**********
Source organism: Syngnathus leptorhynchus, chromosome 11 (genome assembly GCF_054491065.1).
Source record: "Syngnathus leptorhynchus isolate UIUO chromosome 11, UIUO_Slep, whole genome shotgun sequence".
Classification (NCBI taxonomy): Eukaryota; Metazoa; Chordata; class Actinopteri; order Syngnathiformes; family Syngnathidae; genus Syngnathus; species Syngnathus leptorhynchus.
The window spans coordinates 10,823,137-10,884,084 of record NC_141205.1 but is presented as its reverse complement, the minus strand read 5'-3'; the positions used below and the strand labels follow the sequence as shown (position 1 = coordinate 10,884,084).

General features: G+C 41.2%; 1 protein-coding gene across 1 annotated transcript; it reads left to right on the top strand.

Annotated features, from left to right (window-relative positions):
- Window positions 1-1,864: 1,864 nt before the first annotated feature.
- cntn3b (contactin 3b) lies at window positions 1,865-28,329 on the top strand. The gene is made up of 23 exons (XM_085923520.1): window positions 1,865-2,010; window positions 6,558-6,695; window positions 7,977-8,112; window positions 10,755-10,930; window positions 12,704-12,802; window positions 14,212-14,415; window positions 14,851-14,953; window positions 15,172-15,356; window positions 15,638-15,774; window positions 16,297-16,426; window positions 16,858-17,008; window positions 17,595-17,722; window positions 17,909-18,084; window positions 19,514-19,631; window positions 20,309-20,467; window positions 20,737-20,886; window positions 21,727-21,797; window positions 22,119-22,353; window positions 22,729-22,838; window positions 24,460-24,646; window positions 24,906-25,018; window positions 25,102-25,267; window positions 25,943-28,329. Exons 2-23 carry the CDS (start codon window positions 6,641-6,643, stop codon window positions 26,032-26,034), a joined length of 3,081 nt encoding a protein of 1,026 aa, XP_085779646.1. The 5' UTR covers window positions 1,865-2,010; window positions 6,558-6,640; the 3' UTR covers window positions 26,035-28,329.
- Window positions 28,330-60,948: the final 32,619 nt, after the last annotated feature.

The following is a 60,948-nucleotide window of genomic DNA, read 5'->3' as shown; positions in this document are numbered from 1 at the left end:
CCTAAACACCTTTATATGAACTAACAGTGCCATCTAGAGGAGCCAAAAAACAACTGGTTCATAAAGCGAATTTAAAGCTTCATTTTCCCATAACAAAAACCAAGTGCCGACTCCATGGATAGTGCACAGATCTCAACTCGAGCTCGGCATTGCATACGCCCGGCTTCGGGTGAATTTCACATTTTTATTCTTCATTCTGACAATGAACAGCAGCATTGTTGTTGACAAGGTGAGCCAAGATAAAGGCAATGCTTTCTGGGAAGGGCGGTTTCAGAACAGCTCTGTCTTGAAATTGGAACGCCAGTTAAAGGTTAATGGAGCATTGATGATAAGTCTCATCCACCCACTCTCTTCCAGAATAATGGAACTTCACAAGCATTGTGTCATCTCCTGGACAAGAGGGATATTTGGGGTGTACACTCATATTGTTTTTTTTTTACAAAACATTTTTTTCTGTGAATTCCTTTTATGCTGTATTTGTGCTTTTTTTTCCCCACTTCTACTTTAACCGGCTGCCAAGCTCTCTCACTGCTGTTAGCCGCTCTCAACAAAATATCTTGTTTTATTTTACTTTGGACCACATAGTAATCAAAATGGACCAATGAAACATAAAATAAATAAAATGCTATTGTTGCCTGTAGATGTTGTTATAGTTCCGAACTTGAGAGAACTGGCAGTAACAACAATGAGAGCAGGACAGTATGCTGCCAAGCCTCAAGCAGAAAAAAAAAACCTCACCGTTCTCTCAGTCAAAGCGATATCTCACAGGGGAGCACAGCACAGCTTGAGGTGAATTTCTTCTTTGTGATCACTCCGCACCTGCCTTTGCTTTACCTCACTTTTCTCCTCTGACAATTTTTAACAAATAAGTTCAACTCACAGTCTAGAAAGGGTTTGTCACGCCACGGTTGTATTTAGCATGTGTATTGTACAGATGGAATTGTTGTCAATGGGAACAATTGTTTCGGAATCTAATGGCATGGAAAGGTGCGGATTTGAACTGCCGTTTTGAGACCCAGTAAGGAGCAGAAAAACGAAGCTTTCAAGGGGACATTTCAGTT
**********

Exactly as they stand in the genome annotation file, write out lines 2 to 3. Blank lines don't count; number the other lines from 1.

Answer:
Source record: "Syngnathus leptorhynchus isolate UIUO chromosome 11, UIUO_Slep, whole genome shotgun sequence".
Classification (NCBI taxonomy): Eukaryota; Metazoa; Chordata; class Actinopteri; order Syngnathiformes; family Syngnathidae; genus Syngnathus; species Syngnathus leptorhynchus.